Margaret Alice Murray (13 July 1863 – 13 November 1963) was an Egyptologist, archaeologist, anthropologist, historian, and folklorist. She also became closely involved in the first-wave feminist movement in the WWI period. Unable to return to Egypt due to the First World War, she focused her research on the witch-cult hypothesis, the theory that the witch trials of Early Modern Christendom were an attempt to extinguish a surviving pre-Christian, pagan religion devoted to a Horned God. Although later academically discredited, the theory gained widespread attention and proved a significant influence on the emerging new religious movement of Wicca. From 1921 to 1931 Murray undertook excavations of prehistoric sites on Malta and Minorca and developed her interest in folkloristics. Awarded an honorary doctorate in 1927, she was appointed assistant professor in 1928 and retired from UCL in 1935. That year she visited Palestine to aid Petrie's excavation of Tall al-Ajjul and in 1937 she led a small excavation at Petra in Jordan. Taking on the presidency of the Folklore Society in later life, she lectured at such institutions as the University of Cambridge and City Literary Institute, and continued to publish in an independent capacity until her death. The outbreak of the First World War in 1914, in which the United Kingdom went to war against Germany and the Ottoman Empire, meant that Petrie and other staff members were unable to return to Egypt for excavation. After being taken ill herself, she was sent to recuperate in Glastonbury, Somerset, where she became interested in Glastonbury Abbey and the folklore surrounding it which connected it to the legendary figure of King Arthur and to the idea that the Holy Grail had been brought there by Joseph of Aramathea. Pursuing this interest, she published the paper "Egyptian Elements in the Grail Romance" in the journal Ancient Egypt, although few agreed with her conclusions and it was criticised for making unsubstantiated leaps with the evidence by the likes of Jessie Weston. Murray's interest in folklore led her to develop an interest in the witch trials of Early Modern Europe. In 1917, she published a paper in Folklore, the journal of the Folklore Society, in which she first articulated her version of the witch-cult theory, arguing that the witches persecuted in European history were actually followers of "a definite religion with beliefs, ritual, and organization as highly developed as that of any cult in the end". She articulated these views more fully in her 1921 book The Witch-Cult in Western Europe, with historians claiming that she had distorted and misinterpreted the contemporary records that she was using, but the book was nevertheless influential. Murray reiterated her witch-cult theory in her 1933 book, The God of the Witches, which was aimed at a wider, non-academic audience. In this book, she cut out or toned down what she saw as the more unpleasant aspects of the witch-cult, such as animal and child sacrifice, and began describing the religion in more positive terms as "the Old Religion". In May 1957, Murray had championed the archaeologist Thomas Charles Lethbridge's controversial claims that he had discovered three pre-Christian chalk hill figures on Wandlebury Hill in the Gog Magog Hills, Cambridgeshire. Privately she expressed concern about the reality of the figures. Lethbridge subsequently authored a book championing her witch-cult theory in which he sought the cult's origins in pre-Christian culture. In The Witch-Cult in Western Europe, Murray stated that she had restricted her research to Great Britain, although made some recourse to sources from France, Flanders, and New England. She drew a division between what she termed "Operative Witchcraft", which referred to the performance of charms and spells with any purpose, and "Ritual Witchcraft", by which she meant "the ancient religion of Western Europe", a fertility-based faith that she also termed "the Dianic cult". She claimed that the cult had "very probably" once been devoted to the worship of both a male deity and a "Mother Goddess" but that "at the time when the cult is recorded the worship of the male deity appears to have superseded that of the female". In her argument, Murray claimed that the figure referred to as the Devil in the trial accounts was the witches' god, "manifest and incarnate", to whom the witches' offered their prayers. She claimed that at the witches' meetings, the god would be personified, usually by a man or at times by a woman or an animal; when a human personified this entity, Murray claimed that they were usually dressed plainly, though they appeared in full costume for the witches' Sabbaths.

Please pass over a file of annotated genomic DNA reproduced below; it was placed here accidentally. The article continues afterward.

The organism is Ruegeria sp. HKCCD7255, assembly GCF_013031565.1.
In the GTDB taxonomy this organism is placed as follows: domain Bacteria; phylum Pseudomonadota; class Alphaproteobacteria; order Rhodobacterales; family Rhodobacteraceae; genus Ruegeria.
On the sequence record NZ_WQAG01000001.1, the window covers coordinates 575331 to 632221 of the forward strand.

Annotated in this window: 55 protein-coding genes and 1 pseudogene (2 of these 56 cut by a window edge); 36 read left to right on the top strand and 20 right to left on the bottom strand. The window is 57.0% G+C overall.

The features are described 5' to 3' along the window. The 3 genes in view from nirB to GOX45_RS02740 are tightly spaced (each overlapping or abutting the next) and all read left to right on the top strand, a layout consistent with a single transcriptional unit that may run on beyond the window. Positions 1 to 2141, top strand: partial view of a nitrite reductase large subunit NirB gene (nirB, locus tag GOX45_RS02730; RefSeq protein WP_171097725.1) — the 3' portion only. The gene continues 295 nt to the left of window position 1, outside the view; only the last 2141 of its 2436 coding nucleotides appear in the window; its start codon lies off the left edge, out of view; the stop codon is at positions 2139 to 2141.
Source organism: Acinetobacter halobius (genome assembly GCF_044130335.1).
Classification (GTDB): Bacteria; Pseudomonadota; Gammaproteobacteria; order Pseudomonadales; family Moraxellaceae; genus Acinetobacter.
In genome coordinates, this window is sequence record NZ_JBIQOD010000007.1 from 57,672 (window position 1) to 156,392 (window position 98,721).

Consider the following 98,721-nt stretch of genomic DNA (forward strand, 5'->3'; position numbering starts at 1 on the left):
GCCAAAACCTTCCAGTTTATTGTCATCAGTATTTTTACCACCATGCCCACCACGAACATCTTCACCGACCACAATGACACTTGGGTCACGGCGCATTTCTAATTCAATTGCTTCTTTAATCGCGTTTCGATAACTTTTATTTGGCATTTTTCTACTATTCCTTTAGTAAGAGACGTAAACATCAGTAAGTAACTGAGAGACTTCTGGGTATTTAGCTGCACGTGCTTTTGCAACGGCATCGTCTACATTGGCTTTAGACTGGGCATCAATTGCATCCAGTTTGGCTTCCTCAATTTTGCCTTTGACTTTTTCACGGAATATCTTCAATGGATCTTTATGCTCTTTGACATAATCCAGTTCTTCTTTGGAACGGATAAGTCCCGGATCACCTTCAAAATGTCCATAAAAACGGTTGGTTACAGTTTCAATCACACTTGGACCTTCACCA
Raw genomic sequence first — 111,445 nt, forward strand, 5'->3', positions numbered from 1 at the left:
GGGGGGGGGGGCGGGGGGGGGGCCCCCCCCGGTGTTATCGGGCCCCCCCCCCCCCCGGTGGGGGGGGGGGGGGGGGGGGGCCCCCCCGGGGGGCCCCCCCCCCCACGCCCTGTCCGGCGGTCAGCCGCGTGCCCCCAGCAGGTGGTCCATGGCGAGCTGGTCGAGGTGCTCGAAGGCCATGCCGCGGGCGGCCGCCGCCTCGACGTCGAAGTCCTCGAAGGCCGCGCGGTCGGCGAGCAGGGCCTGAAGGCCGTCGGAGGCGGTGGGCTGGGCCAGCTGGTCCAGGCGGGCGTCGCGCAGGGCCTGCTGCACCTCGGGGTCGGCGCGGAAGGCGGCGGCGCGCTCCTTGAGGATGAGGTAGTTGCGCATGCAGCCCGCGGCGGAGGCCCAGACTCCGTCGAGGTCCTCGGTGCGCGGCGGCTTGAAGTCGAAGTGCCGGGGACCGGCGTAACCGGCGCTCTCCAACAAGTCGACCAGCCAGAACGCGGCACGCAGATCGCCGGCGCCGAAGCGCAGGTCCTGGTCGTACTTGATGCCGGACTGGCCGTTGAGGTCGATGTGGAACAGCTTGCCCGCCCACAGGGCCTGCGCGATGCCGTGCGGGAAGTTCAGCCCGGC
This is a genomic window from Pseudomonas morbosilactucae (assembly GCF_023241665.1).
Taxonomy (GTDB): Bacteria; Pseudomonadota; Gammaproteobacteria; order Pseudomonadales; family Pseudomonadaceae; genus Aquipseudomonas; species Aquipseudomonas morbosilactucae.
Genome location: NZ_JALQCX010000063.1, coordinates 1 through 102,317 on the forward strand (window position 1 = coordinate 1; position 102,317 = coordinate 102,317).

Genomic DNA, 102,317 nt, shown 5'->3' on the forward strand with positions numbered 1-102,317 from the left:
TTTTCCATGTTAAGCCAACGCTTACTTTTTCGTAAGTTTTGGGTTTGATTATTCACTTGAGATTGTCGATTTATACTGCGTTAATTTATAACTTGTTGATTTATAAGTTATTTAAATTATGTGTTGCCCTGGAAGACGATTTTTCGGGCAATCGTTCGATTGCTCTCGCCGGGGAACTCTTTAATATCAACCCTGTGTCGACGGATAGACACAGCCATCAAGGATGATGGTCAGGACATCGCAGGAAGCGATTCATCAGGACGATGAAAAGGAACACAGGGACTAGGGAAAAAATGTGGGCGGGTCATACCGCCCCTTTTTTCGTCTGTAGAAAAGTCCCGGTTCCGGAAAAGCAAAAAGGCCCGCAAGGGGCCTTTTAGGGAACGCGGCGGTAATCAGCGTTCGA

Members joined the cult either as children or adults through what Murray called "admission ceremonies"; Murray asserted that applicants had to agree to join of their own free will, and agree to devote themselves to the service of their deity. She also claimed that in some cases, these individuals had to sign a covenant or were baptised into the faith. At the same time, she claimed that the religion was largely passed down hereditary lines. Murray described the religion as being divided into covens containing thirteen members, led by a coven officer who was often termed the "Devil" in the trial accounts, but who was accountable to a "Grand Master". According to Murray, the records of the coven were kept in a secret book, with the coven also disciplining its members, to the extent of executing those deemed traitors.